Film Review: The Secret Life of Walter MittySplashy, effects-laden remake of the 1947 Danny Kaye romantic comedy classic about a mellow serial fantasist who sets aside dreams to take real-world action gives director/star Ben Stiller plenty to do. Results should square solidly with easy-to-please
As the holidays traditionally breed likeable trifles of many kinds, especially the most colorful and ingratiating, The Secret Life of Walter Mitty, on paper at least, seems a suitable entry into the Christmas bounty of big films. Having made its world premiere as a recent New York Film Festival Centerpiece Gala selection, this broadly played and targeted fantasy-themed film now has the opportunity of meeting the real world during the fortuitous holiday period. But with a growing seasonal glut of so much choice and quality available to filmgoers (but often hurting filmmakers), significant success for Mitty may only be in its dreams.
The story unfolds in contemporary Manhattan, where Stiller’s Mitty is a vet photo librarian at Life working the magazine’s negative room housing its fabled photo archives. Although becoming an analog dinosaur, Walter’s at peace with his job but struggles on the romantic front as the shy guy can’t get to first base with work colleague Cheryl (Kristen Wiig), on whom he has a serious crush. But Cheryl, from the magazine’s accounting department, does not elude Walter in his fantasies, including those where he plays superhero to her damsel, notably one in which fired-up dreamer shows Cheryl his heroism with a rescue in a burning building.
Walter’s real-life recourse to find romance is the eHarmony website, but even as he’s mentored by site advisor Todd (Patton Oswalt), he just can’t get his profile right. But things are smooth for Walter on the home front, thanks to support from loving mother Edna (Shirley MacLaine) and kooky performance-artist sister Odessa (Kathryn Hahn).
At the office, matters turn radically grim for Walter after new corporate management imposes a transition to all-digital. Overseeing this initiative onsite is power-hungry new boss Ted Hendricks (Adam Scott), a pushy, arrogant corporate jerk who becomes Walter’s nemesis big-time. Our hero’s fantasy battle with Hendricks above and through midtown streets is another of the memorable sequences.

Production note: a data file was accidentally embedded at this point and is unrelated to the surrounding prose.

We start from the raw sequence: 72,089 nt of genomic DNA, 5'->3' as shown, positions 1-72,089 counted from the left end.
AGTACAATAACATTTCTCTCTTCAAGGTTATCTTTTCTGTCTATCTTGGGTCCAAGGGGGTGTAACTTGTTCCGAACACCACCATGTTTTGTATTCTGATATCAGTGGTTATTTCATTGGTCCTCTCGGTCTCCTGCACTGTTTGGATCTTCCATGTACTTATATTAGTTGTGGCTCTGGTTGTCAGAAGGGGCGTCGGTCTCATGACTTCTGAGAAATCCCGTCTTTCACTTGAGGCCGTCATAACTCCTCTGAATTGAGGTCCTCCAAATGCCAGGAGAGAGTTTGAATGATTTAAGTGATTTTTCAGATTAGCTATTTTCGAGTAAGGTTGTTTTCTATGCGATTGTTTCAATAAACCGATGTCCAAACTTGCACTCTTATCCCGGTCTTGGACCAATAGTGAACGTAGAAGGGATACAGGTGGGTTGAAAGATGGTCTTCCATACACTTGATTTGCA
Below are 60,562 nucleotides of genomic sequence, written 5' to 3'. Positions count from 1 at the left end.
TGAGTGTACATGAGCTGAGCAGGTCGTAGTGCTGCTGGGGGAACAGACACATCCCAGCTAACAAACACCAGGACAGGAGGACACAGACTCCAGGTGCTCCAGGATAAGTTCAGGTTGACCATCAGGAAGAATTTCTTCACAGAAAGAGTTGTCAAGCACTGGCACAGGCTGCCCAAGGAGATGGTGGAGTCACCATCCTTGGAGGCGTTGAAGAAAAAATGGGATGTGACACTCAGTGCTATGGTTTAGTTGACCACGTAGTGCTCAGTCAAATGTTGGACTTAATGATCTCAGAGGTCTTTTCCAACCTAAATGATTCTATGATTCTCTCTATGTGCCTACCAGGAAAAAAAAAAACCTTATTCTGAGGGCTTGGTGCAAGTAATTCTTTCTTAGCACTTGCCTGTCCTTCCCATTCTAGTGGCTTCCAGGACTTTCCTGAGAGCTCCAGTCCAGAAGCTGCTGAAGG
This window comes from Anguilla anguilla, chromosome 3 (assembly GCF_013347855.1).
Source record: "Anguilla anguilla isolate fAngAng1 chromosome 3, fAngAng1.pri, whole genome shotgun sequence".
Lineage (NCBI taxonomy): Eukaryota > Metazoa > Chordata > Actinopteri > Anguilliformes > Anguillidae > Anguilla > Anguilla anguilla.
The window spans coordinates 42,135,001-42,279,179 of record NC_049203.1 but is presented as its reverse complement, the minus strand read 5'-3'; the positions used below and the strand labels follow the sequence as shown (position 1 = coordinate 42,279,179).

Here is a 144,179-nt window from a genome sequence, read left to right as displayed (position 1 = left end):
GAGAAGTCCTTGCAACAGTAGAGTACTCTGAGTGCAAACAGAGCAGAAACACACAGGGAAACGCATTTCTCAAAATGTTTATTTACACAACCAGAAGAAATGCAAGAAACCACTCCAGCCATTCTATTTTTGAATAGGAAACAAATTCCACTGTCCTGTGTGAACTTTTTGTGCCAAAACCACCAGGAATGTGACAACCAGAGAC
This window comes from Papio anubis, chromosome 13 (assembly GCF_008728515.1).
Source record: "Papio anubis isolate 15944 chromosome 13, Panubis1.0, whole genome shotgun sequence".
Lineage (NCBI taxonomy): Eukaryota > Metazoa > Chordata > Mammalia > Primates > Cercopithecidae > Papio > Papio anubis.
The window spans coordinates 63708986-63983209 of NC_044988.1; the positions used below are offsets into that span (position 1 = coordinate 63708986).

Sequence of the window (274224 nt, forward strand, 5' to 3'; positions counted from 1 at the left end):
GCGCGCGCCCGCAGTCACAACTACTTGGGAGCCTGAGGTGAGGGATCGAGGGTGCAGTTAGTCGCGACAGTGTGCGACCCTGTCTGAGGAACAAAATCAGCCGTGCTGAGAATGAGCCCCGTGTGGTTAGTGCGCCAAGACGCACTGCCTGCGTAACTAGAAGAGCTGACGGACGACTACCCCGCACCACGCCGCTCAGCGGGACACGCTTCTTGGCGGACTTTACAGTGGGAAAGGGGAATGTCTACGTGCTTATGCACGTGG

Back in reality, Walter’s problems escalate when Hendricks orders the archivist to find the negative for the ultra-important photo that will grace the cover of Life’s final print edition. Walter scours the archive but cannot put his hands on it. His desperate solution is to travel the globe to find the picture’s famed photojournalist Sean O’Connell (Sean Penn), who, helpful to the plot but not Walter, is an elusive adventurer always out shooting in remote locales.
Walter puts his many fantasies aside to take meaningful action. He journeys here and there to exotic destinations (Iceland, Afghanistan, etc.) to get his man and that precious negative. Details and twists ensue (a really neat one buttons up the film), yet anyone doubting a happy ending doesn’t understand Christmas. But all undemanding fans of sweet, sweeping, romantic adventures in effects-enhanced dream worlds and faraway places will have a jolly time.
While bearing a clever concept (and handsome production), the film unintentionally challenges viewers at least once to distinguish between the hero’s flights into fantasies and his real globe-hops in search of the star shutterbug.
Stiller previously hit solid bull’s-eyes as director and star of Zoolander and Tropic Thunder, which provided some hilarious satire of the fashion scene and film biz. That level of humor is missing from Steven Conrad’s script, although Scott as the imperious boss often tickles.
Mitty does provide some eye-pleasing and popping set-pieces in rough oceans and stunning terrains (Iceland ably stood in for many foreign locales). And it does deliver considerable measures of that feel-good, goodwill spirit of the season. But is all this plus Stiller’s appeal enough to deliver box office?